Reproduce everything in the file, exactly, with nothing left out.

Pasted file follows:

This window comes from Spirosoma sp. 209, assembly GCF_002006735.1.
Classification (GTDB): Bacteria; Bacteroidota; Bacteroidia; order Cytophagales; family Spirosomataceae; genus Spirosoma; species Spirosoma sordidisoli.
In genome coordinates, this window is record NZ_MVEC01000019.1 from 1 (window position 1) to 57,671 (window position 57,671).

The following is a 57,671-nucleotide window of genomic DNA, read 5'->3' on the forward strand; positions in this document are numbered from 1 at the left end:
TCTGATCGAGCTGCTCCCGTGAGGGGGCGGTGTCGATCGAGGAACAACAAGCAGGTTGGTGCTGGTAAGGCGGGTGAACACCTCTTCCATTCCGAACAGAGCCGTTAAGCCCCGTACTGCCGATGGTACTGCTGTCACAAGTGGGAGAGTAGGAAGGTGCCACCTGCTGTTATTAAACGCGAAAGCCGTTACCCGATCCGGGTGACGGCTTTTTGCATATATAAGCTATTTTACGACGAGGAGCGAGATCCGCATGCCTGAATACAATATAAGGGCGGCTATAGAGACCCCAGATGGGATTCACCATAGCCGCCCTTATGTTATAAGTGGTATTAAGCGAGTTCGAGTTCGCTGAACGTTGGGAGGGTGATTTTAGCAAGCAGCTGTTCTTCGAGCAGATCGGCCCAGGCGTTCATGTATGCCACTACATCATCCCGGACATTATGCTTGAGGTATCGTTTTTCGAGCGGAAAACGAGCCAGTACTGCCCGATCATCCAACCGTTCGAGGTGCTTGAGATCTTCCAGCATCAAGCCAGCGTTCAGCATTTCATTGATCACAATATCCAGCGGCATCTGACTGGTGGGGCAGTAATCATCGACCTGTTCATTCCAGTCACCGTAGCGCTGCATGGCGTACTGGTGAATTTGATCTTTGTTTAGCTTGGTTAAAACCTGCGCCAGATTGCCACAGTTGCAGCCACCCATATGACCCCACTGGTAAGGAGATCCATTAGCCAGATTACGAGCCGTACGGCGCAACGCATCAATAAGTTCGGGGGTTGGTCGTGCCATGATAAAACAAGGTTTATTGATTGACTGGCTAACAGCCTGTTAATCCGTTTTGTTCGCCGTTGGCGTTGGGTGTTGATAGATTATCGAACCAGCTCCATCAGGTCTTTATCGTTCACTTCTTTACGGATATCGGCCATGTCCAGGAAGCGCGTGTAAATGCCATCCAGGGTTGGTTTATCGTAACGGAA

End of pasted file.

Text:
This window comes from Spirosoma sp. 209, assembly GCF_002006735.1.
Classification (GTDB): Bacteria; Bacteroidota; Bacteroidia; order Cytophagales; family Spirosomataceae; genus Spirosoma; species Spirosoma sordidisoli.
In genome coordinates, this window is record NZ_MVEC01000019.1 from 1 (window position 1) to 57,671 (window position 57,671).

The following is a 57,671-nucleotide window of genomic DNA, read 5'->3' on the forward strand; positions in this document are numbered from 1 at the left end:
TCTGATCGAGCTGCTCCCGTGAGGGGGCGGTGTCGATCGAGGAACAACAAGCAGGTTGGTGCTGGTAAGGCGGGTGAACACCTCTTCCATTCCGAACAGAGCCGTTAAGCCCCGTACTGCCGATGGTACTGCTGTCACAAGTGGGAGAGTAGGAAGGTGCCACCTGCTGTTATTAAACGCGAAAGCCGTTACCCGATCCGGGTGACGGCTTTTTGCATATATAAGCTATTTTACGACGAGGAGCGAGATCCGCATGCCTGAATACAATATAAGGGCGGCTATAGAGACCCCAGATGGGATTCACCATAGCCGCCCTTATGTTATAAGTGGTATTAAGCGAGTTCGAGTTCGCTGAACGTTGGGAGGGTGATTTTAGCAAGCAGCTGTTCTTCGAGCAGATCGGCCCAGGCGTTCATGTATGCCACTACATCATCCCGGACATTATGCTTGAGGTATCGTTTTTCGAGCGGAAAACGAGCCAGTACTGCCCGATCATCCAACCGTTCGAGGTGCTTGAGATCTTCCAGCATCAAGCCAGCGTTCAGCATTTCATTGATCACAATATCCAGCGGCATCTGACTGGTGGGGCAGTAATCATCGACCTGTTCATTCCAGTCACCGTAGCGCTGCATGGCGTACTGGTGAATTTGATCTTTGTTTAGCTTGGTTAAAACCTGCGCCAGATTGCCACAGTTGCAGCCACCCATATGACCCCACTGGTAAGGAGATCCATTAGCCAGATTACGAGCCGTACGGCGCAACGCATCAATAAGTTCGGGGGTTGGTCGTGCCATGATAAAACAAGGTTTATTGATTGACTGGCTAACAGCCTGTTAATCCGTTTTGTTCGCCGTTGGCGTTGGGTGTTGATAGATTATCGAACCAGCTCCATCAGGTCTTTATCGTTCACTTCTTTACGGATATCGGCCATGTCCAGGAAGCGCGTGTAAATGCCATCCAGGGTTGGTTTATCGTAACGGAA